Tigers are Better-Looking is a collection of short stories written by Dominican author Jean Rhys, published in 1968 by André Deutsch and reissued by Penguin ten years later.This collection's first eight stories were written by Rhys during her 1950s period of obscurity and first published in the early 1960s. The second nine are reissued from her 1927 debut collection The Left Bank and Other Stories . In 1979, the title story from Rhys's collection was adapted into a UK-produced short film, directed by Hussein Shariffe.
(Introduced by a preface to the original 1927 collection of twenty-two)
Till September Petronella The London Magazine 1960
The Day they Burned the Books The London Magazine 1960
Tigers are Better-Looking The London Magazine 1962
Let Them Call it Jazz The London Magazine 1962
The Sound of the River Art and Literature no. 9 1966
The Lotus Art and Literature no. 11 1967
Outside the Machine Winter's Tales (Macmillan)
A Solid House Voices, Michael Joseph, 1963
Elizabeth Jennings was an English poet.
Jean Rhys, (; born Ella Gwendolyn Rees Williams, was a mid-20th-century novelist who was born and grew up in the Caribbean island of Dominica. From the age of 16, she was mainly resident in England, where she was sent for her education. She is best known for her novel Wide Sargasso Sea, written as a prequel to Charlotte Brontë's Jane Eyre. In 1978, she was appointed a Commander of the Order of the British Empire for her writing.
Samuel John "Lightnin'" Hopkins was an American country blues singer, songwriter, guitarist and occasional pianist from Centerville, Texas. Rolling Stone magazine ranked him number 71 on its list of the 100 greatest guitarists of all time.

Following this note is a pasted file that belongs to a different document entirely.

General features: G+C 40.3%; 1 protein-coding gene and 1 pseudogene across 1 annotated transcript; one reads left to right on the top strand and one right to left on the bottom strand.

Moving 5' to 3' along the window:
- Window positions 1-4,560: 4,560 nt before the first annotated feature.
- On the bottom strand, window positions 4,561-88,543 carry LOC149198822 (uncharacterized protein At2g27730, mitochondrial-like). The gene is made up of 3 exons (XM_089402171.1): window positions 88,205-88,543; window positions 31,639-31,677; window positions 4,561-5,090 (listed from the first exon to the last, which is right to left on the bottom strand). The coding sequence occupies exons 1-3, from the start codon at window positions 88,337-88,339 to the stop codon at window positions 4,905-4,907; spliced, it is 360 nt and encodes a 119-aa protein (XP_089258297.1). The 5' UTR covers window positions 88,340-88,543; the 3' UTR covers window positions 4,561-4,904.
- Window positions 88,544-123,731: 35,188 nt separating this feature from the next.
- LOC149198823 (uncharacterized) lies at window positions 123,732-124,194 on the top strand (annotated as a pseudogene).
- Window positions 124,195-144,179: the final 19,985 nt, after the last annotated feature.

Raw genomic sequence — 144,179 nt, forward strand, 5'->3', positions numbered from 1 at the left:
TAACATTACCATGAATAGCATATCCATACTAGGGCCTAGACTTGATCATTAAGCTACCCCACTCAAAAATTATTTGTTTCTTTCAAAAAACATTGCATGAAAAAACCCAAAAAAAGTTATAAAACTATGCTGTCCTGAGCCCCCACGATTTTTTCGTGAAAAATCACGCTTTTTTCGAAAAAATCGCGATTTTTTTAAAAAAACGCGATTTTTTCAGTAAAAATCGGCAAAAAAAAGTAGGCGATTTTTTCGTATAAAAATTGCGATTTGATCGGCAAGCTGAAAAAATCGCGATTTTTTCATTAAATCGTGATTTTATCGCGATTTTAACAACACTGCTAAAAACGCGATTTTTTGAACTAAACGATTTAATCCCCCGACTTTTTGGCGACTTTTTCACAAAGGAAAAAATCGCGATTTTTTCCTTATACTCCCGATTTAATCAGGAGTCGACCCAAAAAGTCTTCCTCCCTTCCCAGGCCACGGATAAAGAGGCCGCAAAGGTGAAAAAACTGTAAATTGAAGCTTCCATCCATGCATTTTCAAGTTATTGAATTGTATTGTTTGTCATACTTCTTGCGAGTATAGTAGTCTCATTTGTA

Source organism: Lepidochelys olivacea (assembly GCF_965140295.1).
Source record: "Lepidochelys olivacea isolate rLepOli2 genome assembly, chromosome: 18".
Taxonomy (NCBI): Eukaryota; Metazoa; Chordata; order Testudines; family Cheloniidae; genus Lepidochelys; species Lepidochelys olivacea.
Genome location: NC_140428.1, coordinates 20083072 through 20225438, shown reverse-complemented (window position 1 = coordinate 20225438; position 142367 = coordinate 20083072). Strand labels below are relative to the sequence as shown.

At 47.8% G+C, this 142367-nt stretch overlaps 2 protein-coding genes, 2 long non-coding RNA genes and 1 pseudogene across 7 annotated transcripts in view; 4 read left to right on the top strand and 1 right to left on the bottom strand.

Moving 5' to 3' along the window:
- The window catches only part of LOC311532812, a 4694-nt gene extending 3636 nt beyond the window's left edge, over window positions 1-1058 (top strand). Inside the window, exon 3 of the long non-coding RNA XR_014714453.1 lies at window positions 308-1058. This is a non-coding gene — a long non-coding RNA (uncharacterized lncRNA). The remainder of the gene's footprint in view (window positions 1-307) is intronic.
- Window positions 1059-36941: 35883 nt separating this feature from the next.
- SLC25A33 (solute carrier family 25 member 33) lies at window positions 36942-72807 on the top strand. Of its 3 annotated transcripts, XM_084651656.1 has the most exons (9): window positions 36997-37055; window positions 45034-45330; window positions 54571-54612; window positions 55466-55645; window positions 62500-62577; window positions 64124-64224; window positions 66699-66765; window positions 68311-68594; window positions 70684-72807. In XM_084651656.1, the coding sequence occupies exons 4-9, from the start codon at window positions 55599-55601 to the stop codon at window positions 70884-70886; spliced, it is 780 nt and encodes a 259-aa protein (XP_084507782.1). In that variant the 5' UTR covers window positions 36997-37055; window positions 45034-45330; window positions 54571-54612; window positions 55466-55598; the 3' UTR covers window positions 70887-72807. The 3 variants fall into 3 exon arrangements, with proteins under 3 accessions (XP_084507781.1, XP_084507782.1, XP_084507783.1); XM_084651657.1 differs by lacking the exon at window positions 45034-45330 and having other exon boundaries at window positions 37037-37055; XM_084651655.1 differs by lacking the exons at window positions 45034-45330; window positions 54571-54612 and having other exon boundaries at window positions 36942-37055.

Charles Ellsworth "Pee Wee" Russell, was a jazz musician. Early in his career he played clarinet and saxophones, but he eventually focused solely on clarinet.
Curtis Ousley, known professionally as King Curtis, was an American saxophonist who played rhythm and blues, jazz, and rock and roll. A bandleader, band member, and session musician, he was also a musical director and record producer. Adept at tenor, alto, and soprano saxophone, he played riffs and solos on hit singles such as "Respect" by Aretha Franklin, and "Yakety Yak" by The Coasters and his own "Memphis Soul Stew".
Stanley William Turrentine was an American jazz tenor saxophonist. He began his career playing R&B for Earl Bostic and later soul jazz recording for the Blue Note label from 1960, touched on jazz fusion during a stint on CTI in the 1970s. He was described by critic Steve Huey as "renowned for his distinctively thick, rippling tone [and] earthy grounding in the blues." In the 1960s Turrentine was married to organist Shirley Scott, with whom he frequently recorded, and he was the younger brother of trumpeter Tommy Turrentine.